By utilizing such an internally cooled and tilted cover plate, any hot vapor that may become entrapped between the upper surface 15d of the cover plate, while in its fully extended or vessel-closing position, and the underside of a vessel-mounted circuit board 36, for example, will condense on the upper surface of the cover plate. The resulting condensate will then freely flow by gravity down the inclined cover plate, through the plurality of slots 15c' formed along the lower forward edge thereof, as depicted in FIG. 2, and finally downardly along the adjacent vessel sidewall 11a to the remaining non-vaporized heat transfer liquid confined in the base region of the vessel 11.
It should be appreciated that if the cover plate 15 were not internally cooled, of course, any hot vapor entrapped between the latter and the circuit board 36 (or any other vessel-supported and enclosing article), would be periodically lost to the atmosphere, e.g., each time a heated circuit board was removed from the vessel. In high volume, mass soldering operations, such cumulative vapor losses could constitute a significant portion of the overall costs incurred in a given circuit board soldering application.
In order to insure that any entrapped vapor between the cover plate 15, while in its vessel-closing position, and the underside of the circuit board, is maintained at substantially atmospheric pressure while being condensed, an auxiliary vent pipe 37 is employed. As illustrated, this vent pipe is coupled to the vent pipe 21, so that any non-condensed vapor that passes therethrough will ultimately be condensed by the cooling coil 22 associated with the vent pipe 21. If desired, of course, a separate cooling coil could be associated with the vent pipe 37. It should also be appreciated that the vent pipe 37 in a given vapor condensation apparatus may not even be required, the the need therefor depending primarily on the amount of leakage that exists above the cover plate when in its vessel-closing position, or that can be tolerated, for a given article heating application.
In connection with the construction of the vessel 11 in the apparatus 10 of FIGS. 1 and 2, the upper edges of the vessel sidewalls 11a are not only adapted to directly support the article to be heated, such as the illustrative circuit board 36, but the cross-sectional open top area of the vessel is also preferably chosen such that the various codes of circuit boards to be heated will completely close the vessel top, i.e., independently of the cover plate whenever the latter is not in its fully extended (solid-line) position. In situations when this is not practicable because of the size of the circuit boards and/or the vessel, a suitable metal frame or mask (not shown) dimensioned to extend across the open top of the vessel, and formed with a central opening corresponding to only the underside surface area of the circuit board to be heated, may be readily interposed between the top edges of the vessel sidewalls and the underside of the circuit board.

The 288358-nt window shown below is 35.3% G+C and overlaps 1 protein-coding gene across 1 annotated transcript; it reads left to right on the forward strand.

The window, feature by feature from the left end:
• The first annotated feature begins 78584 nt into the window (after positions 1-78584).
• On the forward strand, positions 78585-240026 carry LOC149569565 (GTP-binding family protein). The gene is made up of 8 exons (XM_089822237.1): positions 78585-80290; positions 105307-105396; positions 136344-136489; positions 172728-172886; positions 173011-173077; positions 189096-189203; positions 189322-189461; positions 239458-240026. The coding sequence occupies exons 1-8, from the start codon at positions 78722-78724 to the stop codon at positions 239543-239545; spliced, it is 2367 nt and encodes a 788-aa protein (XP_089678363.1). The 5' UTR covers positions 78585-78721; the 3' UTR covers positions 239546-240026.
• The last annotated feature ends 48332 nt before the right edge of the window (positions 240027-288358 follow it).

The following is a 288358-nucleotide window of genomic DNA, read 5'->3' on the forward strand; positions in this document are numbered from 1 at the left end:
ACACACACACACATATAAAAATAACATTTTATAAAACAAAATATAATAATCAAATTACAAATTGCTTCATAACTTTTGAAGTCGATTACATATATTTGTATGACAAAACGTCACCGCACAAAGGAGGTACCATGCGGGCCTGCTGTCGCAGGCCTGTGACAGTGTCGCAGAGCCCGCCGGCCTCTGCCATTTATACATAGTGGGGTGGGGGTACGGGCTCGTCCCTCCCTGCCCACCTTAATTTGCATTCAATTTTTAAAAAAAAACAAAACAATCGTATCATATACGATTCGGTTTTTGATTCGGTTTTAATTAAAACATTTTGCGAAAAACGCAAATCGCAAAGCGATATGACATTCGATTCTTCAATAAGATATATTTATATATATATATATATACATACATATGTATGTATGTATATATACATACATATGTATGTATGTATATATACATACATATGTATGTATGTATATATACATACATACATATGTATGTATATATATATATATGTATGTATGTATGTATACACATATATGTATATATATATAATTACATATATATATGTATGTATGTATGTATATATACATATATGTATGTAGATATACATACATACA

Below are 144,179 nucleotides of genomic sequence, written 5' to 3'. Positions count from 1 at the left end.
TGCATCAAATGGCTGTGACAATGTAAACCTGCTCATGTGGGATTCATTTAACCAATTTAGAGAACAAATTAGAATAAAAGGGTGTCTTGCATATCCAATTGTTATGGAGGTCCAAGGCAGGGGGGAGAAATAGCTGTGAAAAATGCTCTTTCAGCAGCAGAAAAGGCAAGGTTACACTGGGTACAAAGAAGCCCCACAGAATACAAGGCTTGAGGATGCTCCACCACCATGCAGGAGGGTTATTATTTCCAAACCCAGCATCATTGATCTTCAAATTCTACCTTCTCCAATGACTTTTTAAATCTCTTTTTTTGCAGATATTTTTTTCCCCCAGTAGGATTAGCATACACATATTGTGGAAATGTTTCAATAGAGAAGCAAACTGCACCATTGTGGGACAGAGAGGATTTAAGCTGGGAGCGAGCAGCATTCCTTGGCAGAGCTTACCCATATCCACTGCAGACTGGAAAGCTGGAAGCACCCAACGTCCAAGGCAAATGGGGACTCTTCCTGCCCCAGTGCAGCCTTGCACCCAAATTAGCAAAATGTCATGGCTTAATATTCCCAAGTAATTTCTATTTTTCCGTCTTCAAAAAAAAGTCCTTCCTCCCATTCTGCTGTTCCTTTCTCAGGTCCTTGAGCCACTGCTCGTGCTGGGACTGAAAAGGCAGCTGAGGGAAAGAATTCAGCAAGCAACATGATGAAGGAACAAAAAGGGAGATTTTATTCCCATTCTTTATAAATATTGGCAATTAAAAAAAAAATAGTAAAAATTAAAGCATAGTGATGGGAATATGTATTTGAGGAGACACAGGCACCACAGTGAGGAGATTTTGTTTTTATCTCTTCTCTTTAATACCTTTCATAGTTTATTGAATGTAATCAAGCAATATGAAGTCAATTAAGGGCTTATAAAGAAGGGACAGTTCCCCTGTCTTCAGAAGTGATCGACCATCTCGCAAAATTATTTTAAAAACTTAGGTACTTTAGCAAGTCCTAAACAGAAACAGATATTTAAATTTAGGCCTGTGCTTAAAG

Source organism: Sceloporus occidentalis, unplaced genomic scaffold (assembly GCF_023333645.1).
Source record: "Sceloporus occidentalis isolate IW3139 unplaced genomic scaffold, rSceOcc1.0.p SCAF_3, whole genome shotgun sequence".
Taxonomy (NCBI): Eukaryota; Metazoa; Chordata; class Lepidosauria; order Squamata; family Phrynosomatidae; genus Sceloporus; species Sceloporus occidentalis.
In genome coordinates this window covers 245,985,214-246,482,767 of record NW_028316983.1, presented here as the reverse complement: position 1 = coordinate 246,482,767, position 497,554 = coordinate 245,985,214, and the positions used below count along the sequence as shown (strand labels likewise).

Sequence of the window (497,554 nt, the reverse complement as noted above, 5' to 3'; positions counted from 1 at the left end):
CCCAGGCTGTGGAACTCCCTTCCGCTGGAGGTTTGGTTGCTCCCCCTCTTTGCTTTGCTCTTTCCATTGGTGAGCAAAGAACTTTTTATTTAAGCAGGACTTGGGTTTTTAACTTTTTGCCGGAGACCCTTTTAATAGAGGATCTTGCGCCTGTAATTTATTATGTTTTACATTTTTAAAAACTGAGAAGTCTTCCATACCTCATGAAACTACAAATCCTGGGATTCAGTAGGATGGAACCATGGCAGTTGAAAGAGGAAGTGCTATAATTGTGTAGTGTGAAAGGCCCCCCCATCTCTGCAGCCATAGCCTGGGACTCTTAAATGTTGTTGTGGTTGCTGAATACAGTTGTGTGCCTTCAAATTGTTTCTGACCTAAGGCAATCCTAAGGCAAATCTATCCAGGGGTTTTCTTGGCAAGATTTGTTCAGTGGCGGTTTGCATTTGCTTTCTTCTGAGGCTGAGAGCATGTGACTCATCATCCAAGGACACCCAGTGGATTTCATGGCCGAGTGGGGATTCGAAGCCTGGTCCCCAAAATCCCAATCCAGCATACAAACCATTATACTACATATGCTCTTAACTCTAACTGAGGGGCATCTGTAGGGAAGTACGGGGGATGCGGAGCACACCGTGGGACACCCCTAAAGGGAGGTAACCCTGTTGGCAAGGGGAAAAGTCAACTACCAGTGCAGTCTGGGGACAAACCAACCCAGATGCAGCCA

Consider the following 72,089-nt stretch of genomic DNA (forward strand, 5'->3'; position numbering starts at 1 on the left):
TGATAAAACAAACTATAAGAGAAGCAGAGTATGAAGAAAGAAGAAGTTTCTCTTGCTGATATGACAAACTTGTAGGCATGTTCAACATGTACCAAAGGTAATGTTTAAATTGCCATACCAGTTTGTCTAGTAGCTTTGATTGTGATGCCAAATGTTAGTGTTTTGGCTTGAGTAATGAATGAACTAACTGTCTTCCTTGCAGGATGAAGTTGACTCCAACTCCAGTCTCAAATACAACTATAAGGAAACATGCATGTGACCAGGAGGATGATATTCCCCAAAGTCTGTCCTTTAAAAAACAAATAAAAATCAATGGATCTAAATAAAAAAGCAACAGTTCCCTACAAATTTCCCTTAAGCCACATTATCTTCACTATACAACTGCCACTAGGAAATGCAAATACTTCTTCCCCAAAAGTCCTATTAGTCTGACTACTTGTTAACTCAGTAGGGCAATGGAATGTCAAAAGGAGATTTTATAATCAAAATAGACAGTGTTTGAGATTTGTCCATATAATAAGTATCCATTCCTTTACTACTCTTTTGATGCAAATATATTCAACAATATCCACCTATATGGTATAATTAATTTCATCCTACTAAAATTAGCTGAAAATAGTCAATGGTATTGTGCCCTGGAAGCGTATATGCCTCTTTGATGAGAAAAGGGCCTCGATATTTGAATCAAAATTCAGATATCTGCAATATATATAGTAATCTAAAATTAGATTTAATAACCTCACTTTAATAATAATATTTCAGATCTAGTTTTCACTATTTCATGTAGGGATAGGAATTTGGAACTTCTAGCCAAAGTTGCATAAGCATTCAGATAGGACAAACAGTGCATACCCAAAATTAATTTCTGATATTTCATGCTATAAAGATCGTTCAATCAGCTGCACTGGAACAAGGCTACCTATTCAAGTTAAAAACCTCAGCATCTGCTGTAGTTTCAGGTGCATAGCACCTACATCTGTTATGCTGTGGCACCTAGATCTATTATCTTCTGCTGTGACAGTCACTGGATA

In accordance with another related aspect of the invention, as illustrated in FIG. 3, primarily concerned with a second preferred embodiment of the invention illustrated in FIG. 4, a patterned mask 41, such as of stainless steel, and formed with any desired number of selectively dimensioned and located windows 42, may be readily interposed between the body of vapor, when the cover plate 15 is in its fully retracted (phantom) position, and a circuit board 36 (or 52 in FIG. 4) is mounted on the vessel thereabove. Such a mask advantageously results in the hot saturated vapors generated within the vessel being directly exposed to, and heating, only the desired precisely defined and discrete solder connection areas on the underside of the circuit board which are respectively aligned with the mask-defined windows 42 depicted in FIG. 3. This may be of particular advantage, for example, with respect to the repair of circuit boards, such as when only one or several soldered connections are to be unsoldered and, after component replacement, resoldered, or when certain areas of a circuit board supporting very heat sensitive components cannot be subjected to the requisite temperature exhibited by the vapor without adversely affecting such components.
In connection with the general operation of the apparatus 10 of FIGS. 1 and 2 for heating articles, the heat transfer liquid 19 is introduced into the vessel 11 to the level indicated by the numeral 19a, as previously described, and brought to and maintained at a boiling state by means of electrical current from a source (not shown) applied through the lead-in wires 18a to the heating coil 18. With particular reference to soldering applications, the heat transfer liquid employed should exhibit the following general properties:
(a) a boiling point at atmospheric pressure at least equal to, and preferably slightly above, the temperature required for the operation to be performed (i.e., soldering, fusing, brazing, curing, cooking, etc.), for example, in a soldering operation, this boiling point is at least equal to and preferably above, the melting point of the solder used in the operation;
(b) must produce a saturated vapor which is denser than air at atmospheric pressure;
(c) desirably have a well defined and substantially constant boiling point for better control over the process, and